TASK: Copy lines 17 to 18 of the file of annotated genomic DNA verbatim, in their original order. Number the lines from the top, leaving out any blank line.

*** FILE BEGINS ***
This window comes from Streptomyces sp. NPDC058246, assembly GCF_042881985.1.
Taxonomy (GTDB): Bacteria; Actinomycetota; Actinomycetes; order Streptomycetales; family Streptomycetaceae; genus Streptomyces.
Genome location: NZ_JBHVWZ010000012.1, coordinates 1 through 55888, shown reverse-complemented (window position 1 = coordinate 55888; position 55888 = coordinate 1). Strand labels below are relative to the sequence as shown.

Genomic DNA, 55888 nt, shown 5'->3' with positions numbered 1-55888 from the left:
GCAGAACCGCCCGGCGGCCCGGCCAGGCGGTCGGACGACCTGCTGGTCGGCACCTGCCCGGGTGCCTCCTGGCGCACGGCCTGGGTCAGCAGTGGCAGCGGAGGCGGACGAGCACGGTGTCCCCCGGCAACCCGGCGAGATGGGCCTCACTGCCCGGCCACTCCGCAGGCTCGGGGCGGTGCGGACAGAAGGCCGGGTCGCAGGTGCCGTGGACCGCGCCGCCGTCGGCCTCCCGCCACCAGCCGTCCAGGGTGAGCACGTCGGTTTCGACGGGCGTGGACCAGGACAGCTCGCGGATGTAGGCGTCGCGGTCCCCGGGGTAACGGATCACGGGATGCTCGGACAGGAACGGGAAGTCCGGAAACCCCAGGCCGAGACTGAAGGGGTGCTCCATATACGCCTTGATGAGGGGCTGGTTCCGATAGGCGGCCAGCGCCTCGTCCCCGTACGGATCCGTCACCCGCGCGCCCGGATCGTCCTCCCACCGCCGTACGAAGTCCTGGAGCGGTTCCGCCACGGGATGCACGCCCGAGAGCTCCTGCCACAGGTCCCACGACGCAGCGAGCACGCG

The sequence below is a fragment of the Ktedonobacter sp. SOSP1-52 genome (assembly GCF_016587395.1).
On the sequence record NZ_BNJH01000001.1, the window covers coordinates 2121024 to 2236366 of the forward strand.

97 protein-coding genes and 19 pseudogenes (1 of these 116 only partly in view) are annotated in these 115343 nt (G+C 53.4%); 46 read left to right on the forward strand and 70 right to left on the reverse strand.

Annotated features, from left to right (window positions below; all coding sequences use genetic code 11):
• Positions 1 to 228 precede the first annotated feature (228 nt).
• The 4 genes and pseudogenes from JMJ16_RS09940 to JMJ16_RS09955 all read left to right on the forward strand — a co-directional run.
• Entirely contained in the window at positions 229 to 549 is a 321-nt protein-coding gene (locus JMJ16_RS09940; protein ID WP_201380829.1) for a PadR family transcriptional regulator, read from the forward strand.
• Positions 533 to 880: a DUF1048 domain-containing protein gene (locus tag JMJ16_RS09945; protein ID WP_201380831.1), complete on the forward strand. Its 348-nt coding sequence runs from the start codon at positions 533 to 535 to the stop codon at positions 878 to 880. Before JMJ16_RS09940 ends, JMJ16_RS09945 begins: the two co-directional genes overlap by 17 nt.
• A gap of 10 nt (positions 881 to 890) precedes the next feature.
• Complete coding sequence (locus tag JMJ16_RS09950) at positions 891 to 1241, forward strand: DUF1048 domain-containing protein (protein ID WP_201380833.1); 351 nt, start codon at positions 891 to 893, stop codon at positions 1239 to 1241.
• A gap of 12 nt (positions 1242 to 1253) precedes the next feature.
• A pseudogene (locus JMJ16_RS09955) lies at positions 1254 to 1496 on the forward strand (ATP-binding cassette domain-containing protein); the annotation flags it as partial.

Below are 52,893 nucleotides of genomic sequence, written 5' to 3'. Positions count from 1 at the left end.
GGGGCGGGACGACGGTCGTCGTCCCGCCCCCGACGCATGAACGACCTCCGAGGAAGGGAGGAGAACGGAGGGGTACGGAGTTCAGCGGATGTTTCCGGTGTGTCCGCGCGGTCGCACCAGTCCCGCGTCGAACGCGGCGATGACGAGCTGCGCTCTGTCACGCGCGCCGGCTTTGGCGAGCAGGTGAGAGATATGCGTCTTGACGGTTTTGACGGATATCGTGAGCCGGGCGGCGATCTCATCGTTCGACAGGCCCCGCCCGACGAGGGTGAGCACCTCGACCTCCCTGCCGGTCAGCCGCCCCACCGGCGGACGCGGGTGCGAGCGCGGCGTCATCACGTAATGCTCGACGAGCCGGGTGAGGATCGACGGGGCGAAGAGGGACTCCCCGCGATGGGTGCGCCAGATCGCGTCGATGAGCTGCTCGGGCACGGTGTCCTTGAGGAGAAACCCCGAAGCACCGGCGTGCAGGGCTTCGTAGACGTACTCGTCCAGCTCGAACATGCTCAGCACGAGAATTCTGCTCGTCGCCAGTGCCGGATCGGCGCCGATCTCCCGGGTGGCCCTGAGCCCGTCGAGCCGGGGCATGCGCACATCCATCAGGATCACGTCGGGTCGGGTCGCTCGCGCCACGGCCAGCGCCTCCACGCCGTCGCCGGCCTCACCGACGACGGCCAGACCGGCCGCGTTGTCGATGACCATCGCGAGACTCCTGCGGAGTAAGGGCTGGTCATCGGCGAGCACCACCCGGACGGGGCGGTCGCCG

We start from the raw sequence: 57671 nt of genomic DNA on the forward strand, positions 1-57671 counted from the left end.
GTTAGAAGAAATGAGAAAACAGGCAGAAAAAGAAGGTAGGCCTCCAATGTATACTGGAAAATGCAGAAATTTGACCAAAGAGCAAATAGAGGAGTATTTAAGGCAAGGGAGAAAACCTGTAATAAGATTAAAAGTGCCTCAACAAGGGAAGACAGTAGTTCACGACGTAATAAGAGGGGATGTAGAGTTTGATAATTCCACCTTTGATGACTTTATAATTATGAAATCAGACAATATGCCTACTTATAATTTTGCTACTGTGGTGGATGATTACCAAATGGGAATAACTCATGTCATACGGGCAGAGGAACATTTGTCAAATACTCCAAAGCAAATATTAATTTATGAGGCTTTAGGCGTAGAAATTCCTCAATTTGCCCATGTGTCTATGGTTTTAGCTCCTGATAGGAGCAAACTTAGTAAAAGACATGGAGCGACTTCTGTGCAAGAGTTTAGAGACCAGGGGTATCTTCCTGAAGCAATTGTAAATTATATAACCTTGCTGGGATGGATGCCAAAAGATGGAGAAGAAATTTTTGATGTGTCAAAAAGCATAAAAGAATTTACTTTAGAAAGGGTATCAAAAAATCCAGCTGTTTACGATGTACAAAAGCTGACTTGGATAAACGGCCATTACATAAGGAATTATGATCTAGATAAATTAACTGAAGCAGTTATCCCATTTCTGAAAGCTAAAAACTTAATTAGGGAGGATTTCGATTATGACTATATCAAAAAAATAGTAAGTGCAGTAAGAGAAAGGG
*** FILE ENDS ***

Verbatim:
• A pseudogene (locus JMJ16_RS09955) lies at positions 1254 to 1496 on the forward strand (ATP-binding cassette domain-containing protein); the annotation flags it as partial.

Below are 52,893 nucleotides of genomic sequence, written 5' to 3'. Positions count from 1 at the left end.